June In your Garden

My hat is off to all of the diehard gardeners who toiled rain or shine through May!! You are a constant source of amazement and you most certainly do rock! To those fair-weather gardeners out there…amen brothers and sisters, you are not alone!! Finally to those who diligently began their beach volleyball leagues last month…in the RAIN…are you completely out of your minds?

Alright, here’s the list:

  • Mow, with all the rain that might mean twice a week. Don’t despair it’ll start to slow down in August…possibly. During dry spells, raise the blade of your mower and allow the grass to be a bit longer. Also use a mulching blade, this will retain moisture and allow you to use over 60% less fertilizer.
  • Spot weed your lawn; there are excellent hand tools out there that will save your back. Also, its time give yourself permission to let go of perfection. It’s better for you, the environment and our native pollinators who quite like your weeds thank you very much.
  • Cut back the flowering stalks of your spring flowering perennials such as Pulmonaria, Bachelors Button, Lady’s Mantle and Irises.

  • To maintain a dense and more compact shape for your Fall Aster, Fall Mum or taller fall flowering Sedum varieties, pinch back the growing tips by about 3 to 5 inches depending how vigorously they have shot up this spring.
  • Stake your peonies if needed. Watch your local ant colony help them to open, fascinating stuff, and no you don’t need to spray them.
  • Do keep an eye out for aphids; we should have quite a vigorous population emerging. Spray off infestations with a sharp stream from the hose, they will not climb back up plus you’ve just torn off their mouthparts. Ewww. If your plant is too delicate for the hose, you can squish with your trusty garden gloves on of course or you can mix up one litre of water to a tablespoon of Palmolive or Ivory dish detergent (don’t use antibacterial soaps or lemon soaps, they will burn the leaves and blossoms). You can put in a capful of vinegar to keep the suds down and then in the early evening, spritz this on the aphids, making sure there are no ladybugs or other pollinators around when you do.
  • You can continue to weed your perennial and shrub beds and top-dress with mulch or compost depending on your garden.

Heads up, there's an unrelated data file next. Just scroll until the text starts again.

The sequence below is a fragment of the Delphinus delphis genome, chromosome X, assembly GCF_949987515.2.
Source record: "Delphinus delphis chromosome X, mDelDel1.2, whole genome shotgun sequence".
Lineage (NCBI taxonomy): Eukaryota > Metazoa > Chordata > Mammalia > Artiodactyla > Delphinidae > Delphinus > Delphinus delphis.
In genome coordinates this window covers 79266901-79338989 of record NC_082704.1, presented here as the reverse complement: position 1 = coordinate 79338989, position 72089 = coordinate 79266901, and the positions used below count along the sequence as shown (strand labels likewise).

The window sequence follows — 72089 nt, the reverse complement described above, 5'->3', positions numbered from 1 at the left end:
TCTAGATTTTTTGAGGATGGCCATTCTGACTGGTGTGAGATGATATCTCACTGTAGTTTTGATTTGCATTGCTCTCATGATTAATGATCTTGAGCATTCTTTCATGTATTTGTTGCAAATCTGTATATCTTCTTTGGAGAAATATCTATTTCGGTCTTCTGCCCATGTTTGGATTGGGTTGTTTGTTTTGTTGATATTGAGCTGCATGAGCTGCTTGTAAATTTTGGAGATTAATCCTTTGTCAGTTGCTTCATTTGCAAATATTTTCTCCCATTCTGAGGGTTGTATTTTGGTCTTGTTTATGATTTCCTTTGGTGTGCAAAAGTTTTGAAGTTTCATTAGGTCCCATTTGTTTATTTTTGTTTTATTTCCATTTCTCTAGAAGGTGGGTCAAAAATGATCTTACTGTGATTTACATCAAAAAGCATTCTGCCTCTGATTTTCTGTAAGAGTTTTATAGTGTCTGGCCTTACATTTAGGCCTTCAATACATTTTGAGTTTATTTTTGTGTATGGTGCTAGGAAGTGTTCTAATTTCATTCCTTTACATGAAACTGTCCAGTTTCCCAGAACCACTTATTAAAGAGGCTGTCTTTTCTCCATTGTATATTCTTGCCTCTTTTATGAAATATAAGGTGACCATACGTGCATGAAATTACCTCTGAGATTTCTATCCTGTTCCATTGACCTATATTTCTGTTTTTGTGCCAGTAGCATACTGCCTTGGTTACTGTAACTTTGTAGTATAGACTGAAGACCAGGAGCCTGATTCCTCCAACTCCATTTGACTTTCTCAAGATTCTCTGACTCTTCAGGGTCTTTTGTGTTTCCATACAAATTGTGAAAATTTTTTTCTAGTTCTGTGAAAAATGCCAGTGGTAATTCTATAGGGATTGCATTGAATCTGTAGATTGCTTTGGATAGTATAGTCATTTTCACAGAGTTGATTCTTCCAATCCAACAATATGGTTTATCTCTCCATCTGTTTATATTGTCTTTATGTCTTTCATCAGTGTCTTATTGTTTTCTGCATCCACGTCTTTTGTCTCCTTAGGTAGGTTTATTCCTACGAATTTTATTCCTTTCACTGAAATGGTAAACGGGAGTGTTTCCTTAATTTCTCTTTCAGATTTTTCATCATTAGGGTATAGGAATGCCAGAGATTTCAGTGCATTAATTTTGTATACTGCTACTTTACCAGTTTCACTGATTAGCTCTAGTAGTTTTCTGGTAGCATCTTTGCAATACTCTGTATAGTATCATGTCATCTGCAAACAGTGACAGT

• Many of the leaves of your smaller bulbs should be browning and can be cut back. If you need too, you can lift larger flowering bulbs like daffodils to a pot so they can continue to wither out of sight.
  • If you haven’t done so already, shear your winter heather to maintain a nice compact shape.
  • Fertilize rhodos and azaleas after they bloom. Remove old blossoms if you like.
  • Keep those birdbaths clean and filled and remember to keep the hummingbird feeder clean and filled. You can cut back on the sugar slightly.
  • Continue to add aerators to your pond such as Water Hyacinth or Water Lettuce. If we have a solid week of sun, you can check ponds for leaks looking for soggy areas.
  • Thin apple crops if they have set too heavily, remove rolled leaves from mites, fertilize if you haven’t done so already.
  • Ventilate greenhouses big and small. Maintain humidity with a pebble tray or two in tiny greenhouses or by spraying the ground in later morning in larger greenhouses.
  • Continue to sow mesculin mix or salad mix or other short season veggies for a continuous supply.
  • Monitor summer flowering bulbs, with all the rain, bulbs in gardens with poor drainage may have suffered. If there are visible signs of life above the soil, yay. If there is nothing yet, wait a couple of weeks and consider getting a plan B backup plant.
  • Try to tame your Raspberry, Tayberry and Marionberry patch. That’s what I’m doing this month.
  • Help to guide your vines, both edible and ornamental. Trim, twine and tie where needed.
  • Bring in bouquets, experiment!
  • Enjoy baby greens in your favorite sandwich!! Baby chard, young spinach and kale, slightly wilted on some nice bread from your favorite artisan bakery, some sharp cheese and a nice fried egg from the farmer down the street. Yes, time for lunch! And don’t even talk to me about carbs and cholesterol…you haven’t even heard what I’m having for dessert!!!
  • Finally, grab a Farm Fresh Guide or google it, and when you have time, treat yourself to a road trip and grab some really great food, you can even meet the people that grow it!!
  • Cheers

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